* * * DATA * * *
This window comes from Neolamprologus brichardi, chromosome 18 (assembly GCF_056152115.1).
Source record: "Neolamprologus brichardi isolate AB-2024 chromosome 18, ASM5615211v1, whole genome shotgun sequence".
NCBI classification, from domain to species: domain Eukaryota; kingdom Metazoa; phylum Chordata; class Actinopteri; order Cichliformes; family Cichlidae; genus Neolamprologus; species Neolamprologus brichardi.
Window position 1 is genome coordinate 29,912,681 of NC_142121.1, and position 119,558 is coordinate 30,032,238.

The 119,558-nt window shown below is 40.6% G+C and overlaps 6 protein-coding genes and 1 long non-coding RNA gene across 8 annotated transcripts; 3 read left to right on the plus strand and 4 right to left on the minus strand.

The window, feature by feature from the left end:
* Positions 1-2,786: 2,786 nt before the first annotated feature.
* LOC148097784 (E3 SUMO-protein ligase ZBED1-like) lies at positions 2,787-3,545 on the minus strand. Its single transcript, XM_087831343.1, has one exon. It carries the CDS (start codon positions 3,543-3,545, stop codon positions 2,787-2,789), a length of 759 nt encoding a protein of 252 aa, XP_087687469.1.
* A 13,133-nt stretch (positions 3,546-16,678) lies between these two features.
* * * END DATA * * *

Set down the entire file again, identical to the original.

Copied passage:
This window comes from Neolamprologus brichardi, chromosome 18 (assembly GCF_056152115.1).
Source record: "Neolamprologus brichardi isolate AB-2024 chromosome 18, ASM5615211v1, whole genome shotgun sequence".
NCBI classification, from domain to species: domain Eukaryota; kingdom Metazoa; phylum Chordata; class Actinopteri; order Cichliformes; family Cichlidae; genus Neolamprologus; species Neolamprologus brichardi.
Window position 1 is genome coordinate 29,912,681 of NC_142121.1, and position 119,558 is coordinate 30,032,238.

The 119,558-nt window shown below is 40.6% G+C and overlaps 6 protein-coding genes and 1 long non-coding RNA gene across 8 annotated transcripts; 3 read left to right on the plus strand and 4 right to left on the minus strand.

The window, feature by feature from the left end:
* Positions 1-2,786: 2,786 nt before the first annotated feature.
* LOC148097784 (E3 SUMO-protein ligase ZBED1-like) lies at positions 2,787-3,545 on the minus strand. Its single transcript, XM_087831343.1, has one exon. It carries the CDS (start codon positions 3,543-3,545, stop codon positions 2,787-2,789), a length of 759 nt encoding a protein of 252 aa, XP_087687469.1.
* A 13,133-nt stretch (positions 3,546-16,678) lies between these two features.